Choosing A Disability Carrier? Consider These Pointers

By Douglas T. Maines

Insurance is a product that is only as good as the promise behind it. At its core, group disability insurance is a promise to pay benefits when an employers disabled employees need financial support because they are unable to work.

Recently, the disability insurance industry has come under scrutiny for some carriers financial strength and reported claims practices. And employers may be questioning whether disability insurers have the ability and intent to keep their promises over the long term.

Thankfully, stable carriers that are dedicated to the group disability market do exist. The challenge for the broker and the employer is finding them and recognizing the characteristics to use in evaluating them. Following are some suggestions.

It is a given that employers must always evaluate price. But its not just price that matters in selecting a group disability carrier. There are many other factors to consider.

Remember, disability insurance is a specialty product, not a commodity. The advisors role, then, is to help the employer make an informed selection based on all the factors that define an effective disability offering.

Producers can build lasting relationships with their clients by recommending carriers that can be trusted to pay claims many years from now and that wont give their clients headaches and surprises.

When requesting proposals for clients, producers should research carriers and look for the characteristics that can be signs of strength and stability. Here are some characteristics to consider:

Substantial investment in claims management. Dedicated carriers have a commitment to evaluating and paying claims quickly.

They should have skilled resources, such as nurse case managers or vocational case managers that focus on helping employees return to work. They can assist employers in developing practices that encourage and support an early return to work, and reducing expenses and lost productivity.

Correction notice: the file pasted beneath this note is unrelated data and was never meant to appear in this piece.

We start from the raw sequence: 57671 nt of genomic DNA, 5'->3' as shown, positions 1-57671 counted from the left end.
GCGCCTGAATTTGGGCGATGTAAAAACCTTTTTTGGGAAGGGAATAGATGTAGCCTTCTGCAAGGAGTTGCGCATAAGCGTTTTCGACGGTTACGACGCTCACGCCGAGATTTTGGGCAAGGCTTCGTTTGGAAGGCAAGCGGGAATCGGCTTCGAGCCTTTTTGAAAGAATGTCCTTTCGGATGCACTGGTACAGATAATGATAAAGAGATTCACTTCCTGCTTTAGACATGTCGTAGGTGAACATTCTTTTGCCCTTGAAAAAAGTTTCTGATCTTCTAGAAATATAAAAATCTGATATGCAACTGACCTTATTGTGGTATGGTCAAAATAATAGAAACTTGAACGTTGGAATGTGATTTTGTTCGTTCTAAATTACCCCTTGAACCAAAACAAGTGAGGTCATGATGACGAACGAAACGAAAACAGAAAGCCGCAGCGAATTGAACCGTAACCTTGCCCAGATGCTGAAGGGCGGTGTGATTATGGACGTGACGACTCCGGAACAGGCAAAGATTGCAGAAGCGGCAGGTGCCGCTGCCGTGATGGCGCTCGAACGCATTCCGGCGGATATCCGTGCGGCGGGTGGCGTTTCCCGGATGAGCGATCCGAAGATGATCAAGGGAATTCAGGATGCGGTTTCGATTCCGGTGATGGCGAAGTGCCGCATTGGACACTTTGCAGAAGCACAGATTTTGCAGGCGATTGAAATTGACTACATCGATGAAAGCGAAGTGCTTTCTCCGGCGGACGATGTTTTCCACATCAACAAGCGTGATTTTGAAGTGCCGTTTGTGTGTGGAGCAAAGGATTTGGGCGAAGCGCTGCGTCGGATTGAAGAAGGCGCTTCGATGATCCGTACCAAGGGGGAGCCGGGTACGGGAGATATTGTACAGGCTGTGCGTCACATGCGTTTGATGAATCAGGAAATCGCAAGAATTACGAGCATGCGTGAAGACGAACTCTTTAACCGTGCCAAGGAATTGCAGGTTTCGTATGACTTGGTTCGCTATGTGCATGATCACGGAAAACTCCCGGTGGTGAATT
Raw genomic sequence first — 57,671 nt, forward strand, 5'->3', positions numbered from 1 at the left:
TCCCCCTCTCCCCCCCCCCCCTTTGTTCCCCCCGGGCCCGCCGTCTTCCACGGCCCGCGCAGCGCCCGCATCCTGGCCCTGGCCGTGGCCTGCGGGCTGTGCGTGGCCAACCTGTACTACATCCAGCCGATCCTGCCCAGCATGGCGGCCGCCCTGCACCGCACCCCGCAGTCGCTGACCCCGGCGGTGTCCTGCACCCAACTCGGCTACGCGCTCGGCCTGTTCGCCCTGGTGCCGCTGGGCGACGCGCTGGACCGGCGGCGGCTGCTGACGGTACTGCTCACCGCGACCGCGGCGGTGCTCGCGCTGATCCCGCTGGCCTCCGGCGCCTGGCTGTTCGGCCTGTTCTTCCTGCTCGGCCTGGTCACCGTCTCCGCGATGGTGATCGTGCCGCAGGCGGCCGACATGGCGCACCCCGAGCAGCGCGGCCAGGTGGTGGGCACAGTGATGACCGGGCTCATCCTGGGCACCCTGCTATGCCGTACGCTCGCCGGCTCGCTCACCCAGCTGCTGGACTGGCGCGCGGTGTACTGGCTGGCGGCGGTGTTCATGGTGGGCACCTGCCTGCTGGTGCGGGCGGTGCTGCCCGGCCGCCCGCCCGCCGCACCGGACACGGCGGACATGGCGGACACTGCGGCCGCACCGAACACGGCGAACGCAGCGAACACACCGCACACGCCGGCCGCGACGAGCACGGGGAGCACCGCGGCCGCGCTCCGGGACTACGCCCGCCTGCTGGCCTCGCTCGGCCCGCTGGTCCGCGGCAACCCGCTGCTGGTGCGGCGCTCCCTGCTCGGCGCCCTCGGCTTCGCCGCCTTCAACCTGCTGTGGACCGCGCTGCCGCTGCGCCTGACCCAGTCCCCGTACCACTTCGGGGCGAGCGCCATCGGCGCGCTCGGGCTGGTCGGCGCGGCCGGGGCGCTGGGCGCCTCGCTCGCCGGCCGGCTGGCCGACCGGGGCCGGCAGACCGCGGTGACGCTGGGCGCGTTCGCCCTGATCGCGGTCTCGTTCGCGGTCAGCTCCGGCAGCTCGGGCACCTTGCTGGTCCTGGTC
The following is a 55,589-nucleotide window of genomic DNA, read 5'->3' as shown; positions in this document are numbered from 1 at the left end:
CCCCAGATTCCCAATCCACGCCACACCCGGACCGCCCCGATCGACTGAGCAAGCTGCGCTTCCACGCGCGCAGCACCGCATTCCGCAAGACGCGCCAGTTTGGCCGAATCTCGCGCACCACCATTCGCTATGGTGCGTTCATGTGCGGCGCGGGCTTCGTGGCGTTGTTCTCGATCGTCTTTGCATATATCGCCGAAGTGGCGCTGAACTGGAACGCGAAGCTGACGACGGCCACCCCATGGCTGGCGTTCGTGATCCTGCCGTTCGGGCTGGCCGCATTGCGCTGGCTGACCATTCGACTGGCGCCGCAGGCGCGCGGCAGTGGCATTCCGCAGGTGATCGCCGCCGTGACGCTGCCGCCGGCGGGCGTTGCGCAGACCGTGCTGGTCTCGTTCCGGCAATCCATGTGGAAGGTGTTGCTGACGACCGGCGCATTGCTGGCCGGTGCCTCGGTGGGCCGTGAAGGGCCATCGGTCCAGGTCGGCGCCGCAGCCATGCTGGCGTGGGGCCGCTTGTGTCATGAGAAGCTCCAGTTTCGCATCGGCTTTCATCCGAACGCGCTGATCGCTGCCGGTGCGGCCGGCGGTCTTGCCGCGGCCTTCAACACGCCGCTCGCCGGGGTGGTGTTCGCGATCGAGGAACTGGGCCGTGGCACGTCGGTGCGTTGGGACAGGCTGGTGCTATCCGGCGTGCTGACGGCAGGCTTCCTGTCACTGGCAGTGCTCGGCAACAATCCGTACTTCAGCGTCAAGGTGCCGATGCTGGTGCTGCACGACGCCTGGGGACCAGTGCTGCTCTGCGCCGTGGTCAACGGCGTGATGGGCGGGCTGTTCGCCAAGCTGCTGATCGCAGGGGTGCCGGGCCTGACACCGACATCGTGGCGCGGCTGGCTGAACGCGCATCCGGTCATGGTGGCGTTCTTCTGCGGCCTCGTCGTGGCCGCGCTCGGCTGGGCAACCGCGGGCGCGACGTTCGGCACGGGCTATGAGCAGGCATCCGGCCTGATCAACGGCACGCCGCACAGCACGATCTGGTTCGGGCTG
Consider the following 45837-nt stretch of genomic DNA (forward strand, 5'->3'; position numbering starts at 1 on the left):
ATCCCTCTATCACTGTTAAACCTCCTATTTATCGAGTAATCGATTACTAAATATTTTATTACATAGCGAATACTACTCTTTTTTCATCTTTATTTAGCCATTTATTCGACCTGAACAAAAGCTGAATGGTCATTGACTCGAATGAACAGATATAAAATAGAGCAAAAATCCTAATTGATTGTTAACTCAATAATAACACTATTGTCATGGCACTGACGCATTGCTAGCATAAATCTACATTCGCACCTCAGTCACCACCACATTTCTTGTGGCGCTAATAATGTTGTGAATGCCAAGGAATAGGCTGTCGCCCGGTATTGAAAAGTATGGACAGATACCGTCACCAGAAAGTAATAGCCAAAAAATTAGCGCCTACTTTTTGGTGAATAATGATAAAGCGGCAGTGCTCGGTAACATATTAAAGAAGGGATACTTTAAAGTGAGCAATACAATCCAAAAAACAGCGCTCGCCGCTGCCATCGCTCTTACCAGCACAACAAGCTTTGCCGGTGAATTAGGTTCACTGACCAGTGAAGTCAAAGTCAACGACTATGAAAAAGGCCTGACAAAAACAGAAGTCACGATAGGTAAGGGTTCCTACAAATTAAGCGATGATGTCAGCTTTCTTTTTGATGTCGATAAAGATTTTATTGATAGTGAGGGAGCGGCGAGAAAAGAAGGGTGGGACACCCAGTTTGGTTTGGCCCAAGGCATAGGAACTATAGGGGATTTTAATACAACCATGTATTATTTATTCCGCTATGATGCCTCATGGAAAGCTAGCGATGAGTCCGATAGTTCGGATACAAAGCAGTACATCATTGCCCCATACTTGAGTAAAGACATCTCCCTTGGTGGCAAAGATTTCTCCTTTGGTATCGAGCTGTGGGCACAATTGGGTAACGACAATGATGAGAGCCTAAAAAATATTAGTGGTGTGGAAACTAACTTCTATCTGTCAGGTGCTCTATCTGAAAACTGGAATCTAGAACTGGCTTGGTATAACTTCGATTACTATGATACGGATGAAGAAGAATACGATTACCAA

Often, these experts early intervention services can help employees avoid a claim altogether by enabling them to stay at work. These services help clients save money and keep their valued and experienced employees in the workplace.

Underwriting expertise and disciplined pricing. A carriers underwriters should design a plan that meets the employers specific needs and is based on sound actuarial assumptions.

Poor underwriting leads to rate volatility and unwelcome surprises at renewal. By contrast, expert underwriting enables employers to budget insurance expenses more accurately and helps producers avoid shopping their clients insurance on a regular basis. Staying with a carrier also benefits employers since they avoid the costs and disruption associated with moving coverage.

A low price with a multi-year guarantee from a carrier may initially seem attractive, but consider what could happen at renewal. If a policy is underpriced, rates are likely to jump dramatically after the rate guarantee expires. A plan that is sensibly priced at the outset is more likely to provide rate stability.

Responsible reserving. An experienced disability carrier should build claims reserves based on realistic expectations and not on what will generate favorable short-term financial results.

By contrast, emergency reserve strengthening adversely affects a carriers financial health and stability. As a result, financial strength ratings–often important factors when employers evaluate insurers–may suffer.

The above are just a few areas producers can evaluate when helping clients choose a disability carrier.

Carriers sales representatives are a good starting point for getting specific information, but producers can also find valuable information in a companys annual and quarterly financial reports, as well as from rating agencies. Often, these reports are readily available on carriers Web sites.

Of course, there are primary considerations such as the level of personalized service offered, a companys long-term commitment to the disability market, and a carriers integrity and dedication to doing what is right for employers and their employees. Each of these is critical to ensuring that clients will be serviced well by the carrier a producer recommends.

The key to a producers success is developing and maintaining good relationships with clients. Dependability, honesty and knowledgeable service all help strengthen those relationships. Carriers that share these ideals and that are committed to long-term associations with their customers can help producers build upon the trust they have with their clients.

Douglas T. Maines, LLIF, is president of the Employee Benefits Division at Standard Insurance Company, Portland, Ore.


Reproduced from National Underwriter Edition, June 16, 2003. Copyright 2003 by The National Underwriter Company in the serial publication. All rights reserved. Copyright in this article as an independent work may be held by the author.